During the six years that separated the First and Second Quartets, Shostakovich wrote two great chamber works – the Piano Quintet (Opus 57), and the Piano Trio in E minor (Opus 67; the Trio was, in fact, his Second; the First, a short, not fully representative very early work, Opus 8, dates from 1923 and was not published until after the composer's death). The Piano Quintet dates from 1940, and was written following a suggestion from the Beethoven String Quartet for a work which they could perform with the composer. It is to this great ensemble that we surely owe Shostakovich's awakening of, and thereafter constant interest in, chamber music. They had given the second performance of the First Quartet in 1938, and gave the first performances of Quartets 2 to 14, as well as of the Piano Quintet and Piano Trio (both with the composer), and gave the second performance, the Moscow premiere, of the final quartet, No 15, in January 1975.

The Second String Quartet was composed in September 1944, less than three weeks after the completion of the Piano Trio to which it appears, emotionally, as the obverse of the same coin. Both were premiered at the same concert on 9 November 1944. The Quartet, whilst containing structural elements such as are found in the Piano Quintet and Piano Trio (notably the recapitulation of themes from earlier movements in the finale), stands entirely on its own as a wholly convincing work of art.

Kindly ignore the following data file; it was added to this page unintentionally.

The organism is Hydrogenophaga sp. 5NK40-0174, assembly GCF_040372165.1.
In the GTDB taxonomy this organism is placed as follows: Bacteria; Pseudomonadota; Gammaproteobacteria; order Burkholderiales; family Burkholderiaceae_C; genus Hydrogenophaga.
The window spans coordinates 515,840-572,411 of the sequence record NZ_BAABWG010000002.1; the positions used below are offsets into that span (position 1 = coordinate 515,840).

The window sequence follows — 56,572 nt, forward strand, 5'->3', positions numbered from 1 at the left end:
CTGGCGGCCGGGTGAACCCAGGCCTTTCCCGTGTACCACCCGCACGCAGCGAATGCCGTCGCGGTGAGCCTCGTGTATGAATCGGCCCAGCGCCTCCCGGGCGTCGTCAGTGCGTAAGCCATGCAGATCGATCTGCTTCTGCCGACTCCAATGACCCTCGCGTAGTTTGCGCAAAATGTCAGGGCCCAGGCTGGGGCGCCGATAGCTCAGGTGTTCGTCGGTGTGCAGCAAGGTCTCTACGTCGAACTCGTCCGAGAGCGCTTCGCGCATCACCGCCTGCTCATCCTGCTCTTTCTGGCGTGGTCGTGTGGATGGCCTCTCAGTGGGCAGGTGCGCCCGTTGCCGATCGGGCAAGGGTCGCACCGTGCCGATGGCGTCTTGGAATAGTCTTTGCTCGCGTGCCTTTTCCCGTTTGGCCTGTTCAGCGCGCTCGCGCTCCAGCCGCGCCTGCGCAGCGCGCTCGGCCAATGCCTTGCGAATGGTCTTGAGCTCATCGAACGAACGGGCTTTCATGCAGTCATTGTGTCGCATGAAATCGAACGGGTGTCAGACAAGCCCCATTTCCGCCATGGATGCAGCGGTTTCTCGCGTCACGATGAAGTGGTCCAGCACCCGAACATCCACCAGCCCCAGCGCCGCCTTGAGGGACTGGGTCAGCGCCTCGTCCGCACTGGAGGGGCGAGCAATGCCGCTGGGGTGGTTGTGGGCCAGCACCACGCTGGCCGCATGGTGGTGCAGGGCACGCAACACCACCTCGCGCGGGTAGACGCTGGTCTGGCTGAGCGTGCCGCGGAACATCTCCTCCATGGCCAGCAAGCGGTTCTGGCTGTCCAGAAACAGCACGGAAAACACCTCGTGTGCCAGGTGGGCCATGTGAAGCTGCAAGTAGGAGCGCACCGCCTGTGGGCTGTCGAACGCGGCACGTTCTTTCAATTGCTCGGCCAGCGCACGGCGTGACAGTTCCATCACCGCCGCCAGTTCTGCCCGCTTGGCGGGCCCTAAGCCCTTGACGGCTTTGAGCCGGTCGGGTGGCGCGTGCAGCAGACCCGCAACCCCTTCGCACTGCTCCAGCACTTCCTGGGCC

It begins with a magnificent, almost theatrical, gesture – an affirmative theme on first violin, triumphantly in A major, with bare fifths and fourths underlining the tonality. The theme is repeated by the cello, as in E major, but if there seems something almost neo-classical about this opening (hence the movement's title 'Overture', perhaps), it is soon undermined by a darkening of key and irregularly shortened bar-lengths. The semitonal second subject, barely holding on to the dominant as it passes across distant tonalities, is more repetitiously nervous and uncertain, leading to the (very exceptional, but also used in the Ninth Symphony) exposition double-bar and repeat.

The development is both extensive and masterly. The first subject is sung as a waltz-tune in a kind of C minor, with gentle pizzicato accompaniment, echoed (as in the exposition) by the cello, and the second subject, also in C minor, is developed by the viola. The previously barely-referred-to gruppetto which ended the first subject and the rhythmic ictus which characterised the second now take centre stage. The music is carried into fearful uncharted territories as the impetus remains fast and the dynamic rarely falls below forte, until a sudden, deathly E flat minor chord – the farthest possible key from A major – slides the second subject's semitonality upwards, until A major is reached, the movement's material now recapitulated in reverse order and shortened form. The first subject appears to end the movement, but is interrupted by a final defiant reference to the second before an astonishing, classical perfect cadence peremptorily closes the discussion.